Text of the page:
[image-1] Fresh off being sworn in as South Carolina’s newest congressman, U.S. Rep. Joe Cunningham announced plans to introduce legislation that would ban seismic testing and offshore drilling for oil and gas.

Standing at a press conference at Shem Creek Park Tuesday morning, Cunningham was flanked by a bipartisan group of state lawmakers, mayors, and environmentalists as he announced plans to reinstate a ban on offshore drilling.

Cunningham pointed to the marsh behind him as he introduced the 10-year moratorium titled the Coastal Economies Protection Act.

Former President George W. Bush lifted a ban on offshore drilling in 2008, which was put in place with an executive order from his father in 1990. [content-1] “Our vibrant natural resources define South Carolina, and they create a unique way of life,” said Cunningham, an ocean engineer by training. “Risking our thriving tourism, recreation, and fishing industries to oil exploration would have devastating economic repercussions across this state.”

In the midst of the current federal government shutdown over border wall funding, Cunningham said he believes Congress should be able to “walk and chew gum” at the same time and address the issue of offshore drilling.

Speaking to the City Paper, S.C. Rep. Peter McCoy (R-Charleston) went one step beyond the congressman’s economic concerns.

“I’ve grown up with a love and appreciation for the beach, for the marsh, for the ocean,” McCoy said. “I’ve seen a major change and a major difference already in offshore fishing, and I’ve been doing it since I was 18 years old, and I want that to be around for my family and my children when they grow up, too.”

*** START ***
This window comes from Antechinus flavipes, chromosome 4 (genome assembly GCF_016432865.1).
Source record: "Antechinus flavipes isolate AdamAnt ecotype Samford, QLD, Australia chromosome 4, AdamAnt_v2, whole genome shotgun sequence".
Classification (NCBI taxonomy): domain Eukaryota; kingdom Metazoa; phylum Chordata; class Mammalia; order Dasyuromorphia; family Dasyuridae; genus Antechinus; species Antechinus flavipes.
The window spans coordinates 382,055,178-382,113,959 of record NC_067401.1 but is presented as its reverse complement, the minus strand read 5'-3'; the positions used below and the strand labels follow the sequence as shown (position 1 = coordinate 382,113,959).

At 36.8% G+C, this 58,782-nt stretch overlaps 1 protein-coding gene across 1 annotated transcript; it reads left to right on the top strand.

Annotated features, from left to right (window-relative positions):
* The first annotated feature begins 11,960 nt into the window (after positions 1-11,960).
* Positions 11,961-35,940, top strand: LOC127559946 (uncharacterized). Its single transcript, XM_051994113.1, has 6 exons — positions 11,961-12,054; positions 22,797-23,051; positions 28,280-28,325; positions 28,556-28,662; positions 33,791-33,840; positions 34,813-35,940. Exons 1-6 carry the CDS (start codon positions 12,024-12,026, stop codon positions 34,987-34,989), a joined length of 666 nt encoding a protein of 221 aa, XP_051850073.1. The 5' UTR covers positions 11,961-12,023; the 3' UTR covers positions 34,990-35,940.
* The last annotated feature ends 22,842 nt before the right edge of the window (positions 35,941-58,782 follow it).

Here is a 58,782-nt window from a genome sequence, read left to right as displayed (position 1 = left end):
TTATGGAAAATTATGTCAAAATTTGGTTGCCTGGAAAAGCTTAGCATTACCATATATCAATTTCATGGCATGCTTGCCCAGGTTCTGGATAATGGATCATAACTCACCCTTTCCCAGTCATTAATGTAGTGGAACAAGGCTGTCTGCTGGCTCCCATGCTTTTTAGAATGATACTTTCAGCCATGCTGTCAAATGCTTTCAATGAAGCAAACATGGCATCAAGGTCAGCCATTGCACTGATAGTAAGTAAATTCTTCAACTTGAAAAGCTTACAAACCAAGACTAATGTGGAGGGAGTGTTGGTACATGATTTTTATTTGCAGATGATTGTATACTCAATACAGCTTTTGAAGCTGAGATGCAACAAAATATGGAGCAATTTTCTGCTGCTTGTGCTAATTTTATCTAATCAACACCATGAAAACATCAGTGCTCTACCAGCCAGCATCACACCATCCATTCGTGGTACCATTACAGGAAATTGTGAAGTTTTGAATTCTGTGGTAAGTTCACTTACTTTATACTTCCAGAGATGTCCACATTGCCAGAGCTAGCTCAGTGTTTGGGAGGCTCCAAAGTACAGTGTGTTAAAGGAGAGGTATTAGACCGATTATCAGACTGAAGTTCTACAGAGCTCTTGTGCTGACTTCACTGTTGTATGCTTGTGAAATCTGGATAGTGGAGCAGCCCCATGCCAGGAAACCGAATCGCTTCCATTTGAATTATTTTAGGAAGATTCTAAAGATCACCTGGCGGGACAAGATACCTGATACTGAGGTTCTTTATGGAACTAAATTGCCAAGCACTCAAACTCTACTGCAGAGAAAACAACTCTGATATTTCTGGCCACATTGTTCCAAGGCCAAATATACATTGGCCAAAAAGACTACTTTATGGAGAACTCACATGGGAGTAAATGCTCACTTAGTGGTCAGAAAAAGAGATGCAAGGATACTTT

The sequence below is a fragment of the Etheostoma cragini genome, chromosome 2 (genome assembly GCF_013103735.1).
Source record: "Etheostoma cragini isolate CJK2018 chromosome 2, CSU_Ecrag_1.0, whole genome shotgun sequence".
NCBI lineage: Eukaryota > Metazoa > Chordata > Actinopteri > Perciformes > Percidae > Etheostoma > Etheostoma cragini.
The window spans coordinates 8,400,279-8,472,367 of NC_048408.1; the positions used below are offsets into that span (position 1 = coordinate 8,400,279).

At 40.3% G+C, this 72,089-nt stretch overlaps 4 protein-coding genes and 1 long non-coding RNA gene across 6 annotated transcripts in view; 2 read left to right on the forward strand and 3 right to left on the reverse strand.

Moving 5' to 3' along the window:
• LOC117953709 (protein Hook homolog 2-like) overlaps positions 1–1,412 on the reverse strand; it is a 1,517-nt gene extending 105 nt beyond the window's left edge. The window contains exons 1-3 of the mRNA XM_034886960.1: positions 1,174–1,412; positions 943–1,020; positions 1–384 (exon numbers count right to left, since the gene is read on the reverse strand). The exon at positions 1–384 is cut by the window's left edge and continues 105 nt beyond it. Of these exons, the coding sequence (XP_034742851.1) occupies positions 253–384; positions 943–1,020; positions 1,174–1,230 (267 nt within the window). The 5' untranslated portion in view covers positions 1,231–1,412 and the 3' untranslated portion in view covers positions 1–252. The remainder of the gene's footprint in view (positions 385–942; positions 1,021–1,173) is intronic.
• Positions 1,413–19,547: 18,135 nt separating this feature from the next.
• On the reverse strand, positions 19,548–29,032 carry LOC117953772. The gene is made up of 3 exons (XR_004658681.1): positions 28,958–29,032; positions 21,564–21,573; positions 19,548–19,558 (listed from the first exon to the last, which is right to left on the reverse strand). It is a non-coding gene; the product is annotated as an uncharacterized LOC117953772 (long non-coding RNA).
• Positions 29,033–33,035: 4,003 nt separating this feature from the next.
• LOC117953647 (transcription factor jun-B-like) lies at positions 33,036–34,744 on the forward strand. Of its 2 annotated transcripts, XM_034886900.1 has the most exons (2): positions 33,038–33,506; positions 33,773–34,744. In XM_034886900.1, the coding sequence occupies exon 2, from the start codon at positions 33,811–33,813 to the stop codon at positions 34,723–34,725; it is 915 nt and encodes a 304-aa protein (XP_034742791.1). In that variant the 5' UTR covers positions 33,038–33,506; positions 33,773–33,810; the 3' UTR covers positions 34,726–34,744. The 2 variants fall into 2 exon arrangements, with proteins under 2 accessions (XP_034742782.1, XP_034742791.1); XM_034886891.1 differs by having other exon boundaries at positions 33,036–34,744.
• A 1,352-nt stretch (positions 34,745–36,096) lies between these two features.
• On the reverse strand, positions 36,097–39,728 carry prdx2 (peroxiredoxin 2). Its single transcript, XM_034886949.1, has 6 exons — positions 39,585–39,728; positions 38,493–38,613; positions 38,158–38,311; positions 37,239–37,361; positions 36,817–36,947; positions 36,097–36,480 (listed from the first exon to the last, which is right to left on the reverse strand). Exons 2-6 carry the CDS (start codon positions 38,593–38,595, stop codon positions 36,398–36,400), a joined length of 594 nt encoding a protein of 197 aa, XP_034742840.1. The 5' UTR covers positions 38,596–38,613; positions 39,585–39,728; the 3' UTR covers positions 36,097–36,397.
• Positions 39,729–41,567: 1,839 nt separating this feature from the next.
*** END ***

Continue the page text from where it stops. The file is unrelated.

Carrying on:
In November, federal regulators announced that private companies could apply for five total permits to conduct seismic testing off the Atlantic coast. On Monday, S.C. Attorney General Alan Wilson announced plans to join a federal lawsuit against the Trump administration to prevent the National Marine Fisheries Service from issuing the permits.
[content-3] The lawsuit, brought by 16 S.C. municipalities and nine environmental groups, claims that the permits violate the Marine Mammal Protection Act, the Endangered Species Act, and the National Environmental Policy Act.

Numerous bills already filed in the S.C. General Assembly also seek to prevent drilling off the Atlantic coast.

“I think 10 years is a good place to start, but I think we need to also keep up the fight and let people know that we want this to be forever,” Rep. McCoy said. “Statehouse legislation doesn’t have a [time] limit on it … our bill also talks about not allowing anybody to even set up structures on our beaches that would allow access to rigs that would be offshore.”